Mills continued to work as a commercial illustrator on the fringes of a booming advertising industry. In 1971, she turned a hand to romance comics, penning a seven-page story that was published by Marvel, but it wasn’t her forte. In 1979, she began work on a graphic novel Albino Jo, which remains unfinished.
Despite her chronic asthma, Mills – like the reckless Noir heroine she so resembled – chain-smoked to the bitter end. She died of emphysema on December 12, 1988, and is buried in New Jersey under the simple inscription, “Creator of Miss Fury”.
This year Mills’ work will be belatedly recognised. As a recipient of the 2019 Eisner Award, she will finally take her place in the Comics Hall of Fame, alongside the male creators of the Golden Age who have too long dominated the history of the genre. Hopefully this will bring her comic creation the kind of notoriety, readership and big screen adventures she thoroughly deserves.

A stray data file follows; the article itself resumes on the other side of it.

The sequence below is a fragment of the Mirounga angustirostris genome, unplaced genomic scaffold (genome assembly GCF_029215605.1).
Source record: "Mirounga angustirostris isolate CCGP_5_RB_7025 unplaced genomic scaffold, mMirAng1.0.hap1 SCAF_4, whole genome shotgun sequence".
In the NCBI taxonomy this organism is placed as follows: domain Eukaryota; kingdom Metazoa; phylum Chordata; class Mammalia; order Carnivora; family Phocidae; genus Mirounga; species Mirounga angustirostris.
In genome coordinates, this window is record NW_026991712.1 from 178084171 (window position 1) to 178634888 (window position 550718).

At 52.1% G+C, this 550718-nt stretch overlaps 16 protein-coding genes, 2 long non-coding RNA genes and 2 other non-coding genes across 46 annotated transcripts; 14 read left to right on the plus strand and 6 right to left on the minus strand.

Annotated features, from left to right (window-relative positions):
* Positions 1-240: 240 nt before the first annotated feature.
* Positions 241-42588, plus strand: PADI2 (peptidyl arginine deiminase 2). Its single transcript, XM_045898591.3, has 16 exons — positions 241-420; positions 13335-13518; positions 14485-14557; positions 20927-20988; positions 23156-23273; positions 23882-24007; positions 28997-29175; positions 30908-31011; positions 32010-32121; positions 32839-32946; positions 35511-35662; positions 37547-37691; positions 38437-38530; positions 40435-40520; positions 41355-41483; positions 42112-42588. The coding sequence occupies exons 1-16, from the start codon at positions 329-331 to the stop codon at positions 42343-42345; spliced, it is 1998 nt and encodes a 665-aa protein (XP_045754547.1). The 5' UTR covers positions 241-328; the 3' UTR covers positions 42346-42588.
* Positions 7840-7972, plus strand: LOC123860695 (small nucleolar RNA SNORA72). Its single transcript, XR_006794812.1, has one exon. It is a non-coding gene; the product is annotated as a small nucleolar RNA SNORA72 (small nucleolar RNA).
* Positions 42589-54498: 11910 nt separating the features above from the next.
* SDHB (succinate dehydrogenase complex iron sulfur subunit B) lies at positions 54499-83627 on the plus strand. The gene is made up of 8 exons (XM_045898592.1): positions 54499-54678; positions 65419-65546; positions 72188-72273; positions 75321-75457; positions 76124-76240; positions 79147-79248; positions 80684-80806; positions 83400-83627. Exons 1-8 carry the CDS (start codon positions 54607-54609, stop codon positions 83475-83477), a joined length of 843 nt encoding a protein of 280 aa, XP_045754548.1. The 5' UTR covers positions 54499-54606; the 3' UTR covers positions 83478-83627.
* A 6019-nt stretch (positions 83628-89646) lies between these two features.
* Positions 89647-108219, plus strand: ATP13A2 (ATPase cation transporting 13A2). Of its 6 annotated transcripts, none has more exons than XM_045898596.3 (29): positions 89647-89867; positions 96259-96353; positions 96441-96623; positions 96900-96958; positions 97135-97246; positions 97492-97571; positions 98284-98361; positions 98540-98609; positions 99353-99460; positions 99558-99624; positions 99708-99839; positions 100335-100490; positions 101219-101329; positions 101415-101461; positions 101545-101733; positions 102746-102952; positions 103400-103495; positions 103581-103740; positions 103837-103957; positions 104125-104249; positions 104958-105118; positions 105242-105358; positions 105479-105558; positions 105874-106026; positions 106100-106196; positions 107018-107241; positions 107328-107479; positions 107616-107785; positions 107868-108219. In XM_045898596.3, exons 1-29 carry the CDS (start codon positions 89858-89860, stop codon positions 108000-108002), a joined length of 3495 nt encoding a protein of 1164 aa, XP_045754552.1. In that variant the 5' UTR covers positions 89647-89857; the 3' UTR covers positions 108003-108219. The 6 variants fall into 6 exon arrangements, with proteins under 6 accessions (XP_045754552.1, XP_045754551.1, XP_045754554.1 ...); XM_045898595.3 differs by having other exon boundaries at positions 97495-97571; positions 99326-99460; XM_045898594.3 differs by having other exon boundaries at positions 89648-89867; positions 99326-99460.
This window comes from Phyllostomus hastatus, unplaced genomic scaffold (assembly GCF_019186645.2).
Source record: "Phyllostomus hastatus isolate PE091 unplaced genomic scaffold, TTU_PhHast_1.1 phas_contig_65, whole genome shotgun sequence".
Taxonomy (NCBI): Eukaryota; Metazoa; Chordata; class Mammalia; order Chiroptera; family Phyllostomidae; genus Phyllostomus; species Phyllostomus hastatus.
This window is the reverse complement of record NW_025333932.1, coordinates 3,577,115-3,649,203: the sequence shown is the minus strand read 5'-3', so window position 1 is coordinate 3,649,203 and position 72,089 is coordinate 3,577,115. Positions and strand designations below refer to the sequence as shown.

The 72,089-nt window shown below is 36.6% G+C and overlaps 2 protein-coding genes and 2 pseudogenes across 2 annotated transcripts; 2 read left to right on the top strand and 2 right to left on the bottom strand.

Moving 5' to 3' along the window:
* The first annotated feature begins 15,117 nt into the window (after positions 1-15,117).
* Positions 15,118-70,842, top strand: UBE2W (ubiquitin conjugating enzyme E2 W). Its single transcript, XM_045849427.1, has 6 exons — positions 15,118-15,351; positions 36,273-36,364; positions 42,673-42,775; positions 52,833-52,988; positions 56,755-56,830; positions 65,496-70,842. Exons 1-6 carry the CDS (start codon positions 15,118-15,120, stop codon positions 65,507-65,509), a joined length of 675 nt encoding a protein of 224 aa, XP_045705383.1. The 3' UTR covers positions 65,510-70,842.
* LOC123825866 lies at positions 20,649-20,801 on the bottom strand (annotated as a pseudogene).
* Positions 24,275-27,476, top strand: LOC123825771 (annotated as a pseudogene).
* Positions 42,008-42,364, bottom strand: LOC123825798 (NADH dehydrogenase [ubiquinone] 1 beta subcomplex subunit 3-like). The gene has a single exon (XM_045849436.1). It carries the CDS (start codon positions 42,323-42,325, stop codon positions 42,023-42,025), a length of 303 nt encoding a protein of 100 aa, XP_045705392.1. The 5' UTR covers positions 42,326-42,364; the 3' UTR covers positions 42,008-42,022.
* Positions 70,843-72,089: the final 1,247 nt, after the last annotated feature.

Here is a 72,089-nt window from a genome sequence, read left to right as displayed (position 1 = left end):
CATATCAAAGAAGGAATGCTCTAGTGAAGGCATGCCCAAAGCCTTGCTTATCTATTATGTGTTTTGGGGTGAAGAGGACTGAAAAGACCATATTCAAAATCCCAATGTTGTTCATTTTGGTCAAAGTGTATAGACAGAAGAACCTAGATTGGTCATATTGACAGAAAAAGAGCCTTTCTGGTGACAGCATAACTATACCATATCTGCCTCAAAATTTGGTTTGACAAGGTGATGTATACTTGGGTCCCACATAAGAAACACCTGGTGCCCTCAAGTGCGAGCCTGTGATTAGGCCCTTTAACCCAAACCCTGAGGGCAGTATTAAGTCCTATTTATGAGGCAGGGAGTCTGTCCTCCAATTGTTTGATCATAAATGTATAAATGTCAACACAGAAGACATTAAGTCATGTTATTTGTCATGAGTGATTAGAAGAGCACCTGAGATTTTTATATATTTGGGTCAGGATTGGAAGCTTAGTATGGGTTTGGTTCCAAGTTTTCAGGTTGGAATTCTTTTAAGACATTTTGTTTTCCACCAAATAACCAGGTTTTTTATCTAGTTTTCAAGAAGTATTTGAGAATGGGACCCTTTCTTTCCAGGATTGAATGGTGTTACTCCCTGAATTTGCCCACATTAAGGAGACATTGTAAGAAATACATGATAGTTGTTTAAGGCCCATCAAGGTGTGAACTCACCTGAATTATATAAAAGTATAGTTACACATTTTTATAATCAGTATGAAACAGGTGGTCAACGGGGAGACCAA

With news that the Man Booker Prize long list includes a graphic novel for the first time, the spotlight is on comics as a literary form. That’s a welcome development; the comic is one of the oldest kinds of storytelling we have and a powerful artform.
Right now, the Australian comics community is producing some of the best original work in the world. Australian comics punch above their weight globally. Many have been picked up by international publishers and nominated for international and national literary awards – yet remain little known at home. Some are directed at an adult audience; some are for all ages. They tackle issues ranging from true crime to environmental ruin to life in detention.
As someone who has researched comics for years – and been a fan since childhood – I want to share with you some highlights from the contemporary Australian comic scene. Here are 10 Australian comics of note, in no particular order.
Sue Neill-Fraser’s conviction for the murder of her de-facto partner Bob Chappell in 2009 polarised the Tasmanian city of Hobart. To this day, Sue has maintained her innocence. This piece of long-form comics journalism by cartoonist Eleri Mai Harris takes readers deep into the personal impact this case has had on the families of those involved.
You can read Reported Missing online here.
According to one study, mean friends can be good for you. The opposite may be true in this psychological drama, a tale of jealousy, friendship and narcissism. Bottled is a tense piece of suburban noir set in the suburbs of Melbourne, rendered stark and disjointed by Chris Gooch’s striking artwork.